What to Do When the Prospect Keeps You Waiting

by | March 31, 2009

One of life's more infuriating interludes occurs when a sales prospect fails to meet at an appointed time. You're offered coffee, you read the The Wall Street Journal, you call your office, and you watch the casual goings-on of the environment. But, still, the prospect does not appear.


What to do?

In my undergraduate days, students were empowered to leave a class if the instructor didn't show up within 15 minutes of the scheduled start time (full professors were accorded 20 minutes, a paltry concession to their more exalted status). I find that those standards work well for me now.

I give a prospect a quarter of an hour. If he or she doesn't appear, I ask the secretary to notify them that I'm on a tight schedule and I can wait another five minutes, but after that, the remaining time would be insufficient to do justice to our meeting. One of three things then happens:

1.     The prospect appears, apologetic, and cites an unforeseen crisis, personnel issue, or other excuse, and escorts you into the office. In this case you now have a bargaining chip, and the ensuing conversation can take whatever direction you choose. For example, you could say, "Well, let's get down to business then, so that we make the best use of our remaining time together," or you could say, "Let's not rush things. What kind of crisis was it? Do you want to reschedule?" The choice is yours.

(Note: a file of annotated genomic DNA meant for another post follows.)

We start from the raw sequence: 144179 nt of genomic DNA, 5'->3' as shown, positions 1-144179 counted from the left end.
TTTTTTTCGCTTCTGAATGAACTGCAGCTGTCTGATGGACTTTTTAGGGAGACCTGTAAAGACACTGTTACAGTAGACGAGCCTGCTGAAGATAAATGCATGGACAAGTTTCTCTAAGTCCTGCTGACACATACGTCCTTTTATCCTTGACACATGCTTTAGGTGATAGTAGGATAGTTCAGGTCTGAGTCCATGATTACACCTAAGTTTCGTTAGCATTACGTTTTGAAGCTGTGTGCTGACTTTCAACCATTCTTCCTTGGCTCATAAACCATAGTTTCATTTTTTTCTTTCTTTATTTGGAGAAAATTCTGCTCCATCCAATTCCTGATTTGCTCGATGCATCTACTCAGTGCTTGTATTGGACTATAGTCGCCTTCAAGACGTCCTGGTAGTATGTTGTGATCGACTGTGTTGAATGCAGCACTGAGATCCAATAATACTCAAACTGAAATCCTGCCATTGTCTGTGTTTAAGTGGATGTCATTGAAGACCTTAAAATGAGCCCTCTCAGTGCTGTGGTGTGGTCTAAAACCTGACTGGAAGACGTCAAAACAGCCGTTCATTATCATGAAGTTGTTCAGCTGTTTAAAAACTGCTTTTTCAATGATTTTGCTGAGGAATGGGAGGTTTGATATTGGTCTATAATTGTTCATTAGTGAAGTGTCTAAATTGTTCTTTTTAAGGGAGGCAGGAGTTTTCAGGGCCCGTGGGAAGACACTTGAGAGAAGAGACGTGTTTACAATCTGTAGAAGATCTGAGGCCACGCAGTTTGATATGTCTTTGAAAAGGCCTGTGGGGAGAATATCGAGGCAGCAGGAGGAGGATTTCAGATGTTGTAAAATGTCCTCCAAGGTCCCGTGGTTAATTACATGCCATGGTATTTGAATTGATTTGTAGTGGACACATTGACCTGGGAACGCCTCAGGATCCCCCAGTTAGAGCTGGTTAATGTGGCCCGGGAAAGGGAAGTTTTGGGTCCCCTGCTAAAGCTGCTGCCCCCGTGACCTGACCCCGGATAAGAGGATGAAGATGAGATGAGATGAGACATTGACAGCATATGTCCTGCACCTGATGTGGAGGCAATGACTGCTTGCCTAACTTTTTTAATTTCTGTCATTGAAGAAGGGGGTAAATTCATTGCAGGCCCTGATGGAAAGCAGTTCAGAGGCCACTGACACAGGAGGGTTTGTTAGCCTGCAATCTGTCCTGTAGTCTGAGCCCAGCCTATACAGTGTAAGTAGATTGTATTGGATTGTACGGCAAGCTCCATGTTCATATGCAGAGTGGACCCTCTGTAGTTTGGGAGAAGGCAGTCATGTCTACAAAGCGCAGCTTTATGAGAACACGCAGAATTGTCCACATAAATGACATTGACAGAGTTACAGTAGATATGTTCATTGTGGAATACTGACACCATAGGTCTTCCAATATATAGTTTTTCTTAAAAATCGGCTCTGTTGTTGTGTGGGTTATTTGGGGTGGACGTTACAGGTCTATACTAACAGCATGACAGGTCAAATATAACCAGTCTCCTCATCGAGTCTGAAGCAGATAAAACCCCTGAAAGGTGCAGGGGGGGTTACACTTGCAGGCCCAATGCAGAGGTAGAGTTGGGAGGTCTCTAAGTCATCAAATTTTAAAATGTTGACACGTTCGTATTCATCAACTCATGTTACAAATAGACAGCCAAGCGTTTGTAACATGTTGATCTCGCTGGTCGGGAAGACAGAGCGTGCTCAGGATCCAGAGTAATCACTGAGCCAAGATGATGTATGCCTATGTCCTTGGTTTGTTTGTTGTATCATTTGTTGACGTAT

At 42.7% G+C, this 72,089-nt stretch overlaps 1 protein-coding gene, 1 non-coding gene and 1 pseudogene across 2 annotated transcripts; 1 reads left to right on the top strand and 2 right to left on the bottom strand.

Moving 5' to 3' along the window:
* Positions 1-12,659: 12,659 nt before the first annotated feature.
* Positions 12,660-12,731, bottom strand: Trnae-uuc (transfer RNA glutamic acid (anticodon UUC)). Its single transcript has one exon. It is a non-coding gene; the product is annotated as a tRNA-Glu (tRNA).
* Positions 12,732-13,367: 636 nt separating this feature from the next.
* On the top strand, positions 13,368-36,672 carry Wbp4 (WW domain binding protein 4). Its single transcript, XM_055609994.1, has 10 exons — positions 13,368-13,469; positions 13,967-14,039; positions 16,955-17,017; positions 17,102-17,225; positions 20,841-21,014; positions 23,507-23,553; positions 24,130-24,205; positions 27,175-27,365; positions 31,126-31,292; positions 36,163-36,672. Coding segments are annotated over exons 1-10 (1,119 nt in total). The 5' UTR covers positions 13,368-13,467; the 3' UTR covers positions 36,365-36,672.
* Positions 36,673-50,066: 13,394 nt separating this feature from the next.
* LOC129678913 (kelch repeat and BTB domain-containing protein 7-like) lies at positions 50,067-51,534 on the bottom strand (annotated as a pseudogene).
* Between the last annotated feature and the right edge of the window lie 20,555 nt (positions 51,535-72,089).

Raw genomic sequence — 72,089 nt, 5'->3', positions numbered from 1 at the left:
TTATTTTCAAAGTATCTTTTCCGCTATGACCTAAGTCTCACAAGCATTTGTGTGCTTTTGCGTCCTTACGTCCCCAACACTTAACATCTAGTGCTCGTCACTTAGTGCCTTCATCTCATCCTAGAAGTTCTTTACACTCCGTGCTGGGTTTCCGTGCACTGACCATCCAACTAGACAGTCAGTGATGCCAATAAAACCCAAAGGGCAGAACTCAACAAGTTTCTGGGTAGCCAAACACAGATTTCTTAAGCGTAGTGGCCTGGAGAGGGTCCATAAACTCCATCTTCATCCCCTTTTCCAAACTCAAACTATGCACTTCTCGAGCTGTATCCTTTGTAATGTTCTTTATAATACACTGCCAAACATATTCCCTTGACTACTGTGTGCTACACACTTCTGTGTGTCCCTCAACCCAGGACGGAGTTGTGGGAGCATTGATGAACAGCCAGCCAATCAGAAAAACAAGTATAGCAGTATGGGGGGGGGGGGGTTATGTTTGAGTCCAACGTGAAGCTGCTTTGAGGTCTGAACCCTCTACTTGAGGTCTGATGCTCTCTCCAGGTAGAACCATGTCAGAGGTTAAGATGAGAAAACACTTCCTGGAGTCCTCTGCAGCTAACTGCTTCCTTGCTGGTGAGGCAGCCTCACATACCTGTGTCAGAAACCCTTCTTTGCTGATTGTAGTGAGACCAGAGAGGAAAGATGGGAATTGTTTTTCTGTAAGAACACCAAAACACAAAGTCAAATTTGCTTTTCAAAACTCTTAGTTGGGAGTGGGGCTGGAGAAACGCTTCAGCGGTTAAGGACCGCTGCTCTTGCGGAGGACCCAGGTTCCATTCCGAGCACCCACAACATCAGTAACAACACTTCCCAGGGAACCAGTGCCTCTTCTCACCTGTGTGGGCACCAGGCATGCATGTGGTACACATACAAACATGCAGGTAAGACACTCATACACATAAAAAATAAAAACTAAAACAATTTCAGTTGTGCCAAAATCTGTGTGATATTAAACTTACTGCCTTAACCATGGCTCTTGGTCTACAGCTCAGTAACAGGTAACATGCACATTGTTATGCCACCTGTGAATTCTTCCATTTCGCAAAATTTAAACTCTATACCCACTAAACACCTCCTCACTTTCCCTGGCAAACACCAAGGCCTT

2.     The prospect sends out word that it will be just a short additional interval, and then he or she can see you. In this case, I give it the five minutes more (for the full professor) and, if ushered in, pick up as in #1 above. If nothing occurs in five minutes, I tell the secretary that I've got to be going, give her my card, and ask that the prospect call me in the morning to reschedule.

3.     Either nothing occurs or the prospect sends word that he or she will be with me as soon as possible, but can't promise anything specific. In this case I take route #2 above.

This is a business about peer-level relationships, not begging or pleading.


If the prospect is a good person with serious intent, the prospect will call, make amends, and reschedule. After all, unexpected problems do arise. However, if the prospect is cavalier and views you as a vendor, he or she will sit back and assume you'll call again and will treat you badly again. That is no basis for a relationship.

The same holds true for phone calls. If I'm on hold for more than 60 seconds, I call back and ask either to be connected immediately or that a message be delivered as to how to reach me. If I've been asked to call, and after I do the prospect never returns the call, I leave one more message informing the prospect that perhaps the original message wasn't received, so I'm leaving one more, but this will be my last and I'll interpret non-response as a lack of interest.

Don't waste your time on fools, and some prospects are fools, are rude, and are even malicious. You can usually tell what a client relationship will be like from what the prospect relationship is like. If the prospect treats you badly, and you somehow persevere and are lucky enough to close the business anyway, you can make book that the ensuing client will treat you badly, as well.

People will take their cue as to how to deal with you from your early behavior. It's up to you to demonstrate from the beginning what you stand for and what you value. Boorish prospects make boorish clients - the ones who don't pay on time, quibble over minor details, don't give you proper credit, and renege on their own promises of support.

Is this risky in terms of losing potential business? I doubt it. But how risky is it to lose your self-respect?

Filed Under: Job Search


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